Edo Karakami Washi Paper

Edo Karakami is a type of decorated paper used in interiors, made by Japanese artisans. The many variations were created during the Edo period (1603 – around 1868) in the city of Edo (now Tokyo), when it became the new capital of Japan.

The origin of the decorations dates back to the Heian era  (749 – around 1192) in the city of Kyoto, which was run by court nobles who used these decorated papers for writing poetry.

Edo flourished during the 265 rule of the Tokugawa family shogunate. Many artisans from Kyoto moved to the city and cultivated their techniques there, and it became an important period in the developing artistic culture of Japan

The population increase made construction a necessity, and many decorative papers were made as interior materials for building. Edo Karakami was used in many important places such as temples, castles, and palaces, as well as in the houses of merchants.  The techniques and designs to decorate Fusuma sliding doors were developed at this time.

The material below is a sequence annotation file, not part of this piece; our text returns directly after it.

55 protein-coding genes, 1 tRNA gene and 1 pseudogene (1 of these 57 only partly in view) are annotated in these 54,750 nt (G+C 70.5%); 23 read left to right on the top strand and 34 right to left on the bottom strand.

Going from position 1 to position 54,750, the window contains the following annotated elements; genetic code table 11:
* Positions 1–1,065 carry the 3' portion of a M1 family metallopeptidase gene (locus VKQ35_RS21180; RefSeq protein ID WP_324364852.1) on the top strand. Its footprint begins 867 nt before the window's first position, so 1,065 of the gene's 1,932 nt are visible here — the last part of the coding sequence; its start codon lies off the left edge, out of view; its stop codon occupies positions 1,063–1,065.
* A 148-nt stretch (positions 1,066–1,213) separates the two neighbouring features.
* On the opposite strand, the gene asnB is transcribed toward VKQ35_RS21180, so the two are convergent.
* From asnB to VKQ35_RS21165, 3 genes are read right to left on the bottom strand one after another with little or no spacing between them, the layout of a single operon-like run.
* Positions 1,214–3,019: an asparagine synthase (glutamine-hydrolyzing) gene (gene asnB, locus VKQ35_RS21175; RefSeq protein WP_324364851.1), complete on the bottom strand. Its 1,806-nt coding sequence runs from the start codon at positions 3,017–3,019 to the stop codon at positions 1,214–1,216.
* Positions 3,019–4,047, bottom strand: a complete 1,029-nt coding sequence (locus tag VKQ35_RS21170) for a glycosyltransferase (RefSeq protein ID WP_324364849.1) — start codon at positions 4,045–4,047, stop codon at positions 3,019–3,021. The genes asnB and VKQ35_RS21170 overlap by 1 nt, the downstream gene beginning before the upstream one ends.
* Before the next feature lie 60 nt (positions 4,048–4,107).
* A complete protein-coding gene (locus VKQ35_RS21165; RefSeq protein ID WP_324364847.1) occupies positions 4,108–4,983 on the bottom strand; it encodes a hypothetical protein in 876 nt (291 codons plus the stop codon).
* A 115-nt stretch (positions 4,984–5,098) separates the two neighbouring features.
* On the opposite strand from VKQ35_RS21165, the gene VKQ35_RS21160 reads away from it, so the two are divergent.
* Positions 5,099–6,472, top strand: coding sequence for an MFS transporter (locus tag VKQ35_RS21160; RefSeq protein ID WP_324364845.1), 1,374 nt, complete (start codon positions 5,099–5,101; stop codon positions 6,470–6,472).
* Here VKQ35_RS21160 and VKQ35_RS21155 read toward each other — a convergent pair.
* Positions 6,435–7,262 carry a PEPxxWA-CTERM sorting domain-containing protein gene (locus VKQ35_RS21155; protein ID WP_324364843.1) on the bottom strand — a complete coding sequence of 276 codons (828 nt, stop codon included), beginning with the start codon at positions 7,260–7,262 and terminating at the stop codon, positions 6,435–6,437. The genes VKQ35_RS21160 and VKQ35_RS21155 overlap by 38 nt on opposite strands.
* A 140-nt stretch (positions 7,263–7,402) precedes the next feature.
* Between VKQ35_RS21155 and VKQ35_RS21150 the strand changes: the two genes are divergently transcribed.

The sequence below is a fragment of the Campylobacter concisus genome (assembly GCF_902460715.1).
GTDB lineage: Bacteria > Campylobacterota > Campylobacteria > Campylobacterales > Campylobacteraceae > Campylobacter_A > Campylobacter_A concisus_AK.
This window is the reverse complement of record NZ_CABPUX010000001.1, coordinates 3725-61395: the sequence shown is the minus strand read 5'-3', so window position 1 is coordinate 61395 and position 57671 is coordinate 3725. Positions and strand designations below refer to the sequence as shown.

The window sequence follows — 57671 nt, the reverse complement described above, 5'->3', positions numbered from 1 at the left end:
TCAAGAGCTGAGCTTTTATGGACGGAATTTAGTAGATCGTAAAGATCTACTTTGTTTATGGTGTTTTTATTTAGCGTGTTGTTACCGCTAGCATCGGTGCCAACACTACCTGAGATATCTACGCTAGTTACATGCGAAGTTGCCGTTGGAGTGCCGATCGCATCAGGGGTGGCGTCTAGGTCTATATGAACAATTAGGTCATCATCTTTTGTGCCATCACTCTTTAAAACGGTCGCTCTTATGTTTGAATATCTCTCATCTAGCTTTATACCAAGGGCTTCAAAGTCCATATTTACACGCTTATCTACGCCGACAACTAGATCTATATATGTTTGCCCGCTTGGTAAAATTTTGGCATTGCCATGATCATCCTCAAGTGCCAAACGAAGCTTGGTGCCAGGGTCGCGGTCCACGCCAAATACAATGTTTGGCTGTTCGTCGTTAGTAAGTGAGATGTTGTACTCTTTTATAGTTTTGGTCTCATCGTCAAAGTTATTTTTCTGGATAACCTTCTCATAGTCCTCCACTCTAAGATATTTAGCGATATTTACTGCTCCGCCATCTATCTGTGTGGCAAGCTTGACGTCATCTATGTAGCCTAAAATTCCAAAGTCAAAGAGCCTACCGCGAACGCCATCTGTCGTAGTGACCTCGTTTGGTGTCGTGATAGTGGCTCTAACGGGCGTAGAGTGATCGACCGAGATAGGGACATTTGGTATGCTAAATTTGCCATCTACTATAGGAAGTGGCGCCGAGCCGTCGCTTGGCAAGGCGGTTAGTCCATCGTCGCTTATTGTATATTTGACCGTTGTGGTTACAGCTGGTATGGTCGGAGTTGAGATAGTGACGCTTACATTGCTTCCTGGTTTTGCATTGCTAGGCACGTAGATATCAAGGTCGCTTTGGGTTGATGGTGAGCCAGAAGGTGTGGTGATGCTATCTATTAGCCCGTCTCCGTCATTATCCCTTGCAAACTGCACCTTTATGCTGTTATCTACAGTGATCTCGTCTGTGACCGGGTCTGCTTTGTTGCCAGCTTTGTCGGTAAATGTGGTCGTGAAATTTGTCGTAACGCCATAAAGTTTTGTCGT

Washi paper is traditionally produced using Japanese vegetable fibres such as Gampi, Mitsumata, and Kozo. These have a very strong resilience and consistency and smooth surface. The oldest existing Washi is a handmade paper dating from 770AD.

The Colorant and materials for the decoration are made from natural materials, also used in Japanese traditional paintings. One of the is Kira, mica in English, which has a very beautiful brightness. Kira reflects in many gentle ways, depending o the light.

Tokyo Matsuya was founded in 1690 by Ihei Matsuya as a dealer in kusazoshi woodblock printed lieterature and other forms of publishing. Subsequently at the end of the Edo era and into the Meiji period the business began to specialize in paper products for home such as shoji partitions, materials for hanging scrolls, and in various types of hardware of the day. The market for this special paper and prints collapsed durning WW2 and Matsuya abandoned the trade. In 1992 Rihe Ban decided to revive this area of work. Working with craftsmen who maintain the difficult skills needed to print Edo Karakami.

Founded in 1690, the showroom at Higashi Ueno in Tokyo remains in its original location. It features many interior products for Japanese houses, around 350 types of Edo karakami, woodblock prints including some from the Edo period, and a variety of made-to-order handmade Washi. 

Adapting to modern times they now offer picture folders and name card holders that open two ways and are made in the tradition of screen separations. 

These are available at our store and online.

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